Seven years after its North American debut and rapid rise to the top of the subcompact class, the Honda Fit has a new title — most fuel efficient vehicle in the United States.
Reclassified in 2011 to the compact classification, the 2013 Fit EV will soon be marketed with its recently announced EPA rating of 118 MPGe. It's the highest number ever awarded by the EPA. The 2012 gas-powered Fit has mpg averages of 27 in the city and 33 on the highway.
The gas powered Fit, promoted as "Small is the New Big," has received numerous accolades. Some car industry writers described the car's spacious interior as wagon-like and recommended the car without reservation despite its high price.
The current highest mileage cars include the Mitsubishi i-MEV (1112 MPGe), Ford Focus Electric (105 MPGe) and Nissan Leaf (99 MPGe).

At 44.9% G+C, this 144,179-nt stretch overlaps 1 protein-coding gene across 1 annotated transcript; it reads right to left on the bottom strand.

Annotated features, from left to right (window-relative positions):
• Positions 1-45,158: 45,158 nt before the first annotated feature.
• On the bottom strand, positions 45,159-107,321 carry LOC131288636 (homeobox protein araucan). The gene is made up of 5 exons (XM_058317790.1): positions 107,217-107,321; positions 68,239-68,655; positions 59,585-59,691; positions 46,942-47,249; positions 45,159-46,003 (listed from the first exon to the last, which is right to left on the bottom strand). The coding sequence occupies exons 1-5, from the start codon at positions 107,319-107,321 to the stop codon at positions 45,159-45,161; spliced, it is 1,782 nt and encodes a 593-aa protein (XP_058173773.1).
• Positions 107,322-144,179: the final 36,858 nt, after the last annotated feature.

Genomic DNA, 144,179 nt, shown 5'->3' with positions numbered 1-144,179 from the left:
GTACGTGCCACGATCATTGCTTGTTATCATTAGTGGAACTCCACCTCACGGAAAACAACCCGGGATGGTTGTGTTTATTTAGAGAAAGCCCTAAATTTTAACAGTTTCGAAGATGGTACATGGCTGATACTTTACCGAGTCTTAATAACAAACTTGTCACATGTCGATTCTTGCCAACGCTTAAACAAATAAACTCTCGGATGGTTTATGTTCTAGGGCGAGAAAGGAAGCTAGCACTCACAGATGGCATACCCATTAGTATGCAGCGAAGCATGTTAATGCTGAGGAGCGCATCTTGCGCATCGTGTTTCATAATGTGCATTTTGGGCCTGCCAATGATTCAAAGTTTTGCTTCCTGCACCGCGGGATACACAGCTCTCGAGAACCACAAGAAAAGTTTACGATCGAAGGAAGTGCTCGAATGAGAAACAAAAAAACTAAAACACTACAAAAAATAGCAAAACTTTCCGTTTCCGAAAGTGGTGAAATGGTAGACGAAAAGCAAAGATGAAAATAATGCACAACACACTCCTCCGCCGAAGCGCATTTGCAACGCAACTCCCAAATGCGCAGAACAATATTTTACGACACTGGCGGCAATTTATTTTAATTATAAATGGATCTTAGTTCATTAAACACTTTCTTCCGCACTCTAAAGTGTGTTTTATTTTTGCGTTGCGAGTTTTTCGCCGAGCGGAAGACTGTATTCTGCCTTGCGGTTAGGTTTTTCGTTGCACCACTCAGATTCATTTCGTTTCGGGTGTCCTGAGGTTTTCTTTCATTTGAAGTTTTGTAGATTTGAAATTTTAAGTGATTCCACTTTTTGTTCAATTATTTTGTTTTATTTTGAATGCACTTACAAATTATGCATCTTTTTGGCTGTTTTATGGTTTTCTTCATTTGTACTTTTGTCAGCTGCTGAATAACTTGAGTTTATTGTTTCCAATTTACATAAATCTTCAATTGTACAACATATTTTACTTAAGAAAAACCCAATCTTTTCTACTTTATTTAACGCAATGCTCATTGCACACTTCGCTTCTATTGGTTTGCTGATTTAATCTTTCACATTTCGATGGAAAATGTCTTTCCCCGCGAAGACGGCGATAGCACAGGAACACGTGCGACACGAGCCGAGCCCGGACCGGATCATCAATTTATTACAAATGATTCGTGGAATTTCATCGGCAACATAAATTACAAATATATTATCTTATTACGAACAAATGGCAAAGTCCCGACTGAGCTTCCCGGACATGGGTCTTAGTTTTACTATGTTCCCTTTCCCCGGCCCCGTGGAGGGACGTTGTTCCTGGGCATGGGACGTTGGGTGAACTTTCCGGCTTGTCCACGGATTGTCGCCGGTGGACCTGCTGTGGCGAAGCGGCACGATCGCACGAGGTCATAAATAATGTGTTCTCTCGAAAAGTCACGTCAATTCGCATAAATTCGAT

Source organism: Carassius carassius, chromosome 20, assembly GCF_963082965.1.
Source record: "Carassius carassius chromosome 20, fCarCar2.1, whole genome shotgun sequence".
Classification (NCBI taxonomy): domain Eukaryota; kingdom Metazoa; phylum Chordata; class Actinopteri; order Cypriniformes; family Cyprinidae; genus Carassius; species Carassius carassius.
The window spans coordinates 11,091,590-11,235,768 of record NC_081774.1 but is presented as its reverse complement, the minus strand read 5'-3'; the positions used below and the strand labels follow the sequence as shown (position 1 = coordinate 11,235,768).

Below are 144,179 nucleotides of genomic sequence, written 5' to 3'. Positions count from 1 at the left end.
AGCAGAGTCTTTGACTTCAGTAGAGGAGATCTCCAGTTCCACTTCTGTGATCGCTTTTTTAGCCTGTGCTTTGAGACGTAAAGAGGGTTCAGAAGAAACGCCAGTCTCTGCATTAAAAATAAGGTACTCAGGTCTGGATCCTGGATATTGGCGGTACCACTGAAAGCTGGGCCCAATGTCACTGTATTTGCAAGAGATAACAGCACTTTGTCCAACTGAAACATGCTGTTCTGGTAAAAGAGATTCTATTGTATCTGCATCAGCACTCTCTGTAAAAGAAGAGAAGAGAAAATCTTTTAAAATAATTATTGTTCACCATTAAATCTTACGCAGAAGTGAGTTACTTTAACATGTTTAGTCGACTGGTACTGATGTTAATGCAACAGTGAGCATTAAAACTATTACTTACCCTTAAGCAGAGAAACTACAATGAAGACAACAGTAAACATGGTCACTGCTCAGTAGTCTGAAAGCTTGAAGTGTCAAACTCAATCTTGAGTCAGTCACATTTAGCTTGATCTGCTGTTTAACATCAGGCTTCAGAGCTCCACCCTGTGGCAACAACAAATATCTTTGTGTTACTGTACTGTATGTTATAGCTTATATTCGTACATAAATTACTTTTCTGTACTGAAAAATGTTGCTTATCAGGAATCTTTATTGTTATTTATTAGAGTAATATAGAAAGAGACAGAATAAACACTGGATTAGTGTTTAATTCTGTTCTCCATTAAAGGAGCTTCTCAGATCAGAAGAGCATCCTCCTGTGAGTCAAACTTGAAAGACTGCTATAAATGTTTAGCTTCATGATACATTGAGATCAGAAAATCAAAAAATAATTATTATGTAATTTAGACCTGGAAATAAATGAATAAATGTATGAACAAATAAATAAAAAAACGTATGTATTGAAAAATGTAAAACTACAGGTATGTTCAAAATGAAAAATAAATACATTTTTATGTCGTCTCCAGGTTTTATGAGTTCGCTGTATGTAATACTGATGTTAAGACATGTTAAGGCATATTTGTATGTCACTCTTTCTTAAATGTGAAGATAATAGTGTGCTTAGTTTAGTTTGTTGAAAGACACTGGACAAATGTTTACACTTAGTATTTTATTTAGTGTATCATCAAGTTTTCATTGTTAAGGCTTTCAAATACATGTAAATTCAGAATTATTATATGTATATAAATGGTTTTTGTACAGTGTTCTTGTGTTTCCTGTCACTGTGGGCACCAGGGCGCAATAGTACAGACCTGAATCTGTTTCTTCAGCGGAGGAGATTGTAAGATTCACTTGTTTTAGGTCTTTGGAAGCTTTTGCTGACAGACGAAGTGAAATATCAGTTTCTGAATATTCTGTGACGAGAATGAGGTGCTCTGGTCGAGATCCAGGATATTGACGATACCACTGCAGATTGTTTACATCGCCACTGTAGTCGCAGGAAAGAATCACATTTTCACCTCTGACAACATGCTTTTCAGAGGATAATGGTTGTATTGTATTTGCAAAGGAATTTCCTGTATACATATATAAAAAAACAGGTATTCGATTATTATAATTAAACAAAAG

The Fit EV, according to Honda, consumes 29 kWh of electricity per 100 miles driven, which will cost the average driver about $500 per year.
The EPA’s MPGe rating is determined based on the energy present in a gallon of gasoline and converting it from BTUs to kWh — which comes out to 33.7 kWh of electricity. Otherwise, the simulated highway and city driving dynamometer tests required by the EPA are the same for EVs and cars that run on gasoline or diesel.
In addition to its miserliness, the Fit EV’s 20 kWh lithium-ion battery pack also gives it a total range of 82 miles, according to the EPA’s combined city and highway test cycle. That’s nine more miles than the Leaf and 20 more miles than the i-MiEV.